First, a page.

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Top Hat And Tails

Poetry By: BITSxOFxKINKY
Poetry



Top Hat And Tails, A Poem About An Old Tap Dancer


Submitted:Mar 24, 2012    Reads: 61    Comments: 12    Likes: 5   


Top Hat and Tails

Shuffling slowly through the crowded thoroughfare.

This crazy old man, hardly worth the time to stare.

The people just glare at this scruffy figure that dares

to hinder their headlong flight, rushing who knows where.

They don't care.

Just get out my way scruffy old man,

in your strange black and white tuxedo.

Top hat and tails,

Silver tipped cane.

You make me laugh,

you silly daft thing.

Just a quick look of scorn,

A blink of disgust.

Ignoring the hustle and bustle of the busy humanity charging by.

Pushing the shopping cart borrowed years ago, to an empty seat nearby.

Taking the board from within the trolley, he lays it on the ground.

Pressing a button on the battered radio, it emits vinyl sound.

The crackling music plays.

People turn and look at the scruffy old man,

in his strange black and white tuxedo.

Top hat and tails,

silver tipped cane.

They point and laugh,

you silly daft thing.

A quick look of scorn,

curse of disgust.

As the orchestra plays from within the scruffy, beat-up, wireless,

the music washes over his rheumatoid body, defying old age weakness.

He feels stirrings, happiness of memories flooding back overcoming,

his arthritic joints with rhythm, making his heart start pounding.

Feeling the beat, he desires to dance.

People turn, stop and stare at the scruffy old man.

In his strange black and white tuxedo.

Top hat and tails,

silver tipped cane.

They no longer laugh but still call out,

you silly daft thing.

What are you doing?

Smiles of amusement.

The old song encouraging, the old man stands tall.

Top hatted head raised proud, eyes closed to all.

Tap tap tap it beats in rhythm to the musical sound.

Canes silver tip beating the board on the ground.

Toes twitch with eagerness.

He has drawn a crowd this scruffy old man.

In his strange black and white tuxedo.

Top hat and tails,

silver tipped cane.

They stand in silence awaiting,

this silly daft thing.

What are you doing?

Why are you doing it?

Eyes shut tight, he feels the jazz swing bands from that golden age.

In his mind he enters the brilliant lights beam, awaiting him on the stage.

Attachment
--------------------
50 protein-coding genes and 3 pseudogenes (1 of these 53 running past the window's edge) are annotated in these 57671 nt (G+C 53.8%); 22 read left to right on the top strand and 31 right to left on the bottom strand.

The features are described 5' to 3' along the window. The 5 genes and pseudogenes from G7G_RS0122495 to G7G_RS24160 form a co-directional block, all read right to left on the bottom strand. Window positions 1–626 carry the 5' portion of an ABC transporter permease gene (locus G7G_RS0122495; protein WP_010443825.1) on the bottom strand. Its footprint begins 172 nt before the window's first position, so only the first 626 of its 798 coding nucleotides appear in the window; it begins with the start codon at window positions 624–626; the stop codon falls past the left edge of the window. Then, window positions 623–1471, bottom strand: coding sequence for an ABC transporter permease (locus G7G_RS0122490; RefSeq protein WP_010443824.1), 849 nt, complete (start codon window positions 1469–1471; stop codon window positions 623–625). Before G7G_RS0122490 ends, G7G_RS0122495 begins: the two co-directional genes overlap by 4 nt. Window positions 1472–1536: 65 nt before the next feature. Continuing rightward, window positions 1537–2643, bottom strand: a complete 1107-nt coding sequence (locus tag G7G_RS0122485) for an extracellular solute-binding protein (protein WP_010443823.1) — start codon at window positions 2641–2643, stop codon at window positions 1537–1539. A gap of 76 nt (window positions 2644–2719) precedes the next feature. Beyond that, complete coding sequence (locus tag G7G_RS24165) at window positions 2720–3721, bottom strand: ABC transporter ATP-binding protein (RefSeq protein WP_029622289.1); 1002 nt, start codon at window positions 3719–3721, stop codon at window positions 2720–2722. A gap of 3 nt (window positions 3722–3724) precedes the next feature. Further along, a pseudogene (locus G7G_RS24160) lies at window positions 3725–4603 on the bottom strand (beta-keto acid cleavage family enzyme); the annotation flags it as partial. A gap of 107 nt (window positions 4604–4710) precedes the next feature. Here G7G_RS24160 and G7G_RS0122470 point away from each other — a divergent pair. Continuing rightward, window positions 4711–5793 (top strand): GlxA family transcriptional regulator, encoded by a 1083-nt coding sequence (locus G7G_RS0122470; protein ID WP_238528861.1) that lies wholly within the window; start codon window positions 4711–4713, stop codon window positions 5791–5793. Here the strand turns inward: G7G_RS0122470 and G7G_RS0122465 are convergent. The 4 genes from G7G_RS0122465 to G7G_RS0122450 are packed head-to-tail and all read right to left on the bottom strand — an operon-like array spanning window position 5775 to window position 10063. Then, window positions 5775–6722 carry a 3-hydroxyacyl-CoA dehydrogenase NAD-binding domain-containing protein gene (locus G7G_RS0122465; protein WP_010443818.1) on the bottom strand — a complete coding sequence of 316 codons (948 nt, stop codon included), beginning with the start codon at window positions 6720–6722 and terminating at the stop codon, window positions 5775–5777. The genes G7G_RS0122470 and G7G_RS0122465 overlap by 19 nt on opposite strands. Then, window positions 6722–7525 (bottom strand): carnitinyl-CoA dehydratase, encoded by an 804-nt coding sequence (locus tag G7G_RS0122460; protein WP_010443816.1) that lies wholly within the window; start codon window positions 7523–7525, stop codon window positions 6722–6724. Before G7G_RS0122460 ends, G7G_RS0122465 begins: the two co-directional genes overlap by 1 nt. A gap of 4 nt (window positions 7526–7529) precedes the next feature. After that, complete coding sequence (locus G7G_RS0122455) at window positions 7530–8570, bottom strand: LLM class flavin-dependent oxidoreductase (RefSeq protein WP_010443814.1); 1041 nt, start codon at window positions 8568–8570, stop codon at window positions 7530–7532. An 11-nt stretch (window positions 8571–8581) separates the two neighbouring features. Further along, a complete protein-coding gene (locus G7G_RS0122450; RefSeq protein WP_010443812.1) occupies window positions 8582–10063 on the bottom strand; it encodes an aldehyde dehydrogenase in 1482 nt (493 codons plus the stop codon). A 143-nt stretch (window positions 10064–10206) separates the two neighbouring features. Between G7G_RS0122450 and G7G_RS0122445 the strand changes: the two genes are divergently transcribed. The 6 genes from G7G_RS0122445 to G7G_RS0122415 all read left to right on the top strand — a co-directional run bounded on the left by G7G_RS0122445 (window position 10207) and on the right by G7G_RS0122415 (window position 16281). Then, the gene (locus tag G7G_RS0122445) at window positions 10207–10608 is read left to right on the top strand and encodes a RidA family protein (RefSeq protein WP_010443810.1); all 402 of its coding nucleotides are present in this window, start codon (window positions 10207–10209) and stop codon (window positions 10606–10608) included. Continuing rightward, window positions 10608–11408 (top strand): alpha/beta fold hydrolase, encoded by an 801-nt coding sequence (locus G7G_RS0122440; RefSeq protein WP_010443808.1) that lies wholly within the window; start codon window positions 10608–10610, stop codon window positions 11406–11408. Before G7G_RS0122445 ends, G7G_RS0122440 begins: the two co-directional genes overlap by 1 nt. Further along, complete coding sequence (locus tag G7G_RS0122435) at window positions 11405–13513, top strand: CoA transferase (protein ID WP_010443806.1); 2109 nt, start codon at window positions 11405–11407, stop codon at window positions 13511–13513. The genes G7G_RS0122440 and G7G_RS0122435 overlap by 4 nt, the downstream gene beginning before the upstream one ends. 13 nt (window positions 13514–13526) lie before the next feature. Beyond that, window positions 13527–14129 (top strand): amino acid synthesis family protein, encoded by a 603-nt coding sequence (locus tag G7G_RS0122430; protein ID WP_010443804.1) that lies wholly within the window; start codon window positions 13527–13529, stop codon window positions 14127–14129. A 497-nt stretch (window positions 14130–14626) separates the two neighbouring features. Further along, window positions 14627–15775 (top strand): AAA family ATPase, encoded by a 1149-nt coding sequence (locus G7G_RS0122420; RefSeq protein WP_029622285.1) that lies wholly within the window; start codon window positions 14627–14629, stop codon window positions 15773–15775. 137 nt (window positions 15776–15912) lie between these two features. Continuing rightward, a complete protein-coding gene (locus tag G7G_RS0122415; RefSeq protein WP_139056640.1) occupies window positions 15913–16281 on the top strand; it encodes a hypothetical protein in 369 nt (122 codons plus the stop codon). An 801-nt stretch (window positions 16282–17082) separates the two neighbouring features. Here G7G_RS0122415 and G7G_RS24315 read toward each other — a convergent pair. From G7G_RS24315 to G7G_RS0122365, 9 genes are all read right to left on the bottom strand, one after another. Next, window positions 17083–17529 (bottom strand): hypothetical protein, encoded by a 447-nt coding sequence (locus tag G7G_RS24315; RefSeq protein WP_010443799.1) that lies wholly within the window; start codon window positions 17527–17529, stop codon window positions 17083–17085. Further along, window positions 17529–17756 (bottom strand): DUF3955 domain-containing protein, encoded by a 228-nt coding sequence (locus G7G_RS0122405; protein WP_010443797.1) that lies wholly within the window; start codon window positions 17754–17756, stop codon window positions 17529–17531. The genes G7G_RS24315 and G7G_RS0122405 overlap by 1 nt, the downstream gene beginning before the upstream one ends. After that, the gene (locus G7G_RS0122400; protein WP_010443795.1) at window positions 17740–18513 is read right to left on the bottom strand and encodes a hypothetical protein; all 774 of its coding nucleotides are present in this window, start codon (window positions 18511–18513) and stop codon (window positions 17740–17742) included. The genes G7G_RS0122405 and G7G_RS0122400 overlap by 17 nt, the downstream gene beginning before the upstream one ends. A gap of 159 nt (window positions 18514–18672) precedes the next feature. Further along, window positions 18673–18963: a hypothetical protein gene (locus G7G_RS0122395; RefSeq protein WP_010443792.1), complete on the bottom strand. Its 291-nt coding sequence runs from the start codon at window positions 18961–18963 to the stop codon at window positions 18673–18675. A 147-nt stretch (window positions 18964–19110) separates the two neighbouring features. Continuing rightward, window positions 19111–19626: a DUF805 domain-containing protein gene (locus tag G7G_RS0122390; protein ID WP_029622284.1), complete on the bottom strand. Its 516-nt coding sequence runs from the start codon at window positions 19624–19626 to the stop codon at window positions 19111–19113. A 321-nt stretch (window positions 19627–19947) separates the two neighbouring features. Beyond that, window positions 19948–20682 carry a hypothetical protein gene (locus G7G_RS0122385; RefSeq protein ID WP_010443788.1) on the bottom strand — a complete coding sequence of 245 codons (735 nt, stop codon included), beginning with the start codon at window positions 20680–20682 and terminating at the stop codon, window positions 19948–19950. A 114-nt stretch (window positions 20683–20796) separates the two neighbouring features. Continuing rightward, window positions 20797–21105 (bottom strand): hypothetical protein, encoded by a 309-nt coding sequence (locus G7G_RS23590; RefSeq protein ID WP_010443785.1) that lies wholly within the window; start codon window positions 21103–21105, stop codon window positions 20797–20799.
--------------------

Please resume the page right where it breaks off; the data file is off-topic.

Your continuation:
Big band swinging behind him, applauding crowd, he starts his show

his feet begin to move, toe to heel, double step, tap heel to toe.

Tip-pity-tap, rat-a-tat tat.

Crowd watches in awe at this scruffy old man,

in his strange black and white tuxedo.

Top hat and tails,

silver tipped cane.

Peoples hands instead of pointing,

clap in encouragement.

At this silly daft thing,

no longer crazy maybe.

Moving and swaying with the music of that wondrous time.

With exaggerated flair and grace, for one his age, body and mind

Both feet tapping, stepping frantically, rhythmically dancing mystic.

This battered Mr Bo Jangles struts his amazing footwork magic.

His feet step the beat.

The crowd call out and applaud their admiration,

at this amazing man in a black and white tuxedo.

Proud in top hat and tails,

elegant with his silver tipped cane.

As he dances his life as if on the stage,

best tap dancer of them all in his day.

No longer a silly old man,

but a tapping masterpiece.

After he finishes his dance and the crowds depart to their homes.

He bends down slowly, rheumatism returning to fill his old bones.

Picking up the many coins and dollar notes received for dancing.

People think it was for them he danced, but Mr Bo Jangles is smiling,

He gives the money, to a battered old tramp.

A man shouts "get out my way scruffy old man.

in your strange black and white tuxedo."

Top hat and tails,

silver tipped cane.

You make me laugh,

you silly daft thing.

Just a quick look of scorn,

and a curse of disgust.

by Tracey Owen & R.B.Rueby

When I was a young school girl, living in a remote English village. Occasionally through the winters coldest days, instead of walking down the steep hill to school. My two sisters, mum and I, would catch the town bus. The bus stop was in an exposed area and the north wind would blow hard. Freezing cold as we waited for the bus, our toes would go numb in our school shoes. Mum one cold snowy morning after I kept complaining of icy feet, started teaching us to tap dance. Something she had been taught as a child. So there we were all four of us every cold morning lined up in formation tap dancing. Starting with the basic steps until we were proficient enough, then Mum would add in another move to the previous sequence of steps.

In this poem, the first chorus is set to the rhythm of a few basic tap dance steps. Then each chorus after, adds a little more each time. Getting slightly more intricate as the poem progresses, just like our mum taught us to keep our feet warm.

Copyright May 2009






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